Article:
Magnolia Bark: Uses & Benefits for Anxiety Treatment
- Health & Wellness
- Oct. 8, 2012
Nearly half of all cancer patients experience abnormally high levels of anxiety after their diagnosis. Although anxiety is a normal response to a threat, it can lead to debilitating complications, such as nausea, irritability, insomnia and palpitations.
Doctors usually prescribe benzodiazepines to manage these complications by altering GABA receptors, the parts of the brain that regulate mood, sleep and anxiety. The pills are fast-acting and effective, but they are also associated with severe symptoms, including:
- Cognitive impairment
- Muscle weakness
In some cases, benzodiazepines can even worsen insomnia or intensify a patient’s depressive symptoms.
To avoid these side effects, some patients turn to natural health alternatives. One such alternative is magnolia bark, a powerful botanical that has long been a staple in Chinese medicine.
Magnolia Bark and Honokiol for Anxiety
Magnolia bark is known for its antidepressant, anti-nausea and antibacterial properties. Most of these benefits are attributed to honokiol, a woody substance found in the bark and cones of magnolia grandiflora.
This bioactive compound is also a powerful anxiolytic (antianxiety) agent. In one study, rats received daily injections of honokiol or diazepam (Valium) for seven consecutive days. Both treatments were similarly effective at relieving the rats’ anxiety. Interestingly, the dose of honokiol was only half the dose of diazepam required to produce the same results.
Honokiol works by activating the same GABA receptors that certain antianxiety pharmaceuticals target. Many naturopaths use magnolia bark compounds to treat generalized anxiety, anticipatory anxiety, panic disorders and other similar conditions.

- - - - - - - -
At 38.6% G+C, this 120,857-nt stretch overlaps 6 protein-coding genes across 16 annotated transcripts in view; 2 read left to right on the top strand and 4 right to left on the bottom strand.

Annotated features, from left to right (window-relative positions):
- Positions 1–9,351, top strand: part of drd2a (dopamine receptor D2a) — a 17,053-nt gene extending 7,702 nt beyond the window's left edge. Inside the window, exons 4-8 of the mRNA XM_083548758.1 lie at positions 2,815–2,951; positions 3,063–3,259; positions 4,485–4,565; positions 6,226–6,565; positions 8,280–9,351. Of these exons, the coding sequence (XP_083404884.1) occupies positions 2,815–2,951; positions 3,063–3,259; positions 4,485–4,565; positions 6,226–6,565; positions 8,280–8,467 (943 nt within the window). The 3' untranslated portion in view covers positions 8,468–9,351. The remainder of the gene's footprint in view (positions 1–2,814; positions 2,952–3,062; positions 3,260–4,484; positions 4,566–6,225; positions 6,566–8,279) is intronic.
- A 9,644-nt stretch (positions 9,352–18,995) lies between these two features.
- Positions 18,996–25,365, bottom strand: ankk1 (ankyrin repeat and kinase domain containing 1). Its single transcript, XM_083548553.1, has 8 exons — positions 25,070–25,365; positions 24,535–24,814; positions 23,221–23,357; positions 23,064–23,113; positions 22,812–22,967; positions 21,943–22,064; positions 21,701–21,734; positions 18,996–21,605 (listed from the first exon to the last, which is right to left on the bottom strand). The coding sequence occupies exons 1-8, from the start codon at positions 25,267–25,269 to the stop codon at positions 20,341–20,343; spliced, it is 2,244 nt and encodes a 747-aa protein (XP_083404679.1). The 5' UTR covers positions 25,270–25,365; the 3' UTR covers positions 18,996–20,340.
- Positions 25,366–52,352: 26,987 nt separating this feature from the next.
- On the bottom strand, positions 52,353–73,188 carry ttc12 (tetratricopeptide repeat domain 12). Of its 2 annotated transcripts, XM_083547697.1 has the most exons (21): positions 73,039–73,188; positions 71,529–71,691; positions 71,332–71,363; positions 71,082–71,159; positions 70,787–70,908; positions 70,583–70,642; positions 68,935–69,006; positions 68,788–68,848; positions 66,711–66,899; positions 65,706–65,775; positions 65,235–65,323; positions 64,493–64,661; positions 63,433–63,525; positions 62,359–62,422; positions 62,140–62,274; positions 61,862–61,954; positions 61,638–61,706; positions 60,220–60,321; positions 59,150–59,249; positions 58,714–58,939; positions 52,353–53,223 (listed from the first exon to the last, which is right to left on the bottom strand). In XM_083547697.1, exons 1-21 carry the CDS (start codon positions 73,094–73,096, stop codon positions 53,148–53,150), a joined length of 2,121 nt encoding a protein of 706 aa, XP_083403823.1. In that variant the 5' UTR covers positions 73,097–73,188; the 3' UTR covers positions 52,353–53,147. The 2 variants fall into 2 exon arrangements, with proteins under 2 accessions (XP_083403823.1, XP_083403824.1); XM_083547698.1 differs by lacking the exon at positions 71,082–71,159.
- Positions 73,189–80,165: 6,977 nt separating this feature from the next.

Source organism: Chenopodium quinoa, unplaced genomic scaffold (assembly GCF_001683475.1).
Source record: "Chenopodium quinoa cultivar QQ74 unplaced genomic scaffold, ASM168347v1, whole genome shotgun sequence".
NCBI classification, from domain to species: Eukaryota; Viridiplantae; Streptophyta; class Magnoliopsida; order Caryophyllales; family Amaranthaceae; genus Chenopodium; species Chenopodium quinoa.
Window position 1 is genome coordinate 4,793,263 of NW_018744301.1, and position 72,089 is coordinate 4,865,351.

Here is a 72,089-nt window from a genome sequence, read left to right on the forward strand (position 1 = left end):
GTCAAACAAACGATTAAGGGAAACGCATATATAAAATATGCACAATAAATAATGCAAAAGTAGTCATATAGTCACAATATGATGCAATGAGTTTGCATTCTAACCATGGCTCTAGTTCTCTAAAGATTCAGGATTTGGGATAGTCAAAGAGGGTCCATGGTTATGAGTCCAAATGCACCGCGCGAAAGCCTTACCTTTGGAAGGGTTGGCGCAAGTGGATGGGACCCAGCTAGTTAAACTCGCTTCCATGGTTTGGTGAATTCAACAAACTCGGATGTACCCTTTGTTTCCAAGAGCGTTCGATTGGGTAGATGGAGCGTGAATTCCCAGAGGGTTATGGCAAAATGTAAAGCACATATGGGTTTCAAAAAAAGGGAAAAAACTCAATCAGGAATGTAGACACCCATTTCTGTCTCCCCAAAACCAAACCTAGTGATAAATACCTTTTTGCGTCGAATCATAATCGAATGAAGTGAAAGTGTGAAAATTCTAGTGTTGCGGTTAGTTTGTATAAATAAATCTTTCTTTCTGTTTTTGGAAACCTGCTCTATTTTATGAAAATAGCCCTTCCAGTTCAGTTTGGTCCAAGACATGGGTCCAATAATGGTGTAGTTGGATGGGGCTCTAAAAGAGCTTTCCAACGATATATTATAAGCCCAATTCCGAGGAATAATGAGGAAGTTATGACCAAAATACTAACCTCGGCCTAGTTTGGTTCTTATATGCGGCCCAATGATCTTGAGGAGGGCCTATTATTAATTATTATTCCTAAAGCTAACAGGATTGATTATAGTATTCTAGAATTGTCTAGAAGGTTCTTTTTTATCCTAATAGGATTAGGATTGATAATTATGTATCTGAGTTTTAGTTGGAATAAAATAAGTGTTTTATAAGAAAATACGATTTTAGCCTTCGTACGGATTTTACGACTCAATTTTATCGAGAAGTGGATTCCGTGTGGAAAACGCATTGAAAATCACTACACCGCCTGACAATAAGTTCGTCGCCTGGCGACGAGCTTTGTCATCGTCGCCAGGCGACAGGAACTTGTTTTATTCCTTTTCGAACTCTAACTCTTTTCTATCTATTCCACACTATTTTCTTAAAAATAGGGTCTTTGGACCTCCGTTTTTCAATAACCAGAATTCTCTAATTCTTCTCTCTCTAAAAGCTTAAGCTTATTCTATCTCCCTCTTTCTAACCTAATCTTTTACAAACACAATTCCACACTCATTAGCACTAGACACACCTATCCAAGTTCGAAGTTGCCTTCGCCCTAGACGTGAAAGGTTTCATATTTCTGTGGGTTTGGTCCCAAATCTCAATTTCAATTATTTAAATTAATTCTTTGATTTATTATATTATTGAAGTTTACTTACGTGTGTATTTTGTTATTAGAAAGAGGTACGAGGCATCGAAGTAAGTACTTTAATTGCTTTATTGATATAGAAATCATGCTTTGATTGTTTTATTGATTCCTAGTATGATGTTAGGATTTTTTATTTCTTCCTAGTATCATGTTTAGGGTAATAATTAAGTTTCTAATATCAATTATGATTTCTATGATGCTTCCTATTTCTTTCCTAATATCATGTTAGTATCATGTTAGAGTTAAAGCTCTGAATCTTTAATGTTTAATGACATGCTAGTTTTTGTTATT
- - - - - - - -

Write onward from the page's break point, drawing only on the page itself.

Studies also indicate that honokiol is less likely to cause negative side effects than prescription antianxiety medications. In one comparison of honokiol and diazepam, lab rats treated with diazepam experienced hyperactivity, disrupted learning, abnormal sleepiness and muscle relaxation. Honokiol-treated rats did not experience any of these symptoms. The researchers from this study also suggested that honokiol was less likely than the diazepam to induce dependence, amnesia or depression.
As an added bonus, some studies have shown that honokiol can induce programmed cell death in several cancers, such as lung cancer. In some cases, this may even help improve a patient’s response to treatment. One Chinese study found that lung cancer patients who took honokiol throughout their chemotherapy regimen responded more positively to cisplatin than patients who did not take the compound.
Honokiol and magnolia extract pills are available over the counter in several different forms. Honokiol is available on its own or as part of a general magnolia bark supplement. Magnolia bark is also one of the ingredients in Hange-koboku-to and Saiboku-to (all-natural remedies that combine five and 10 different herbs, respectively). Although these remedies are available without a prescription, patients should always consult with a naturopath or oncologist before adding them to their treatment regimen.
Since your diagnosis, have you tried any natural approaches to managing anxiety? Let us know on Facebook or in the comments below.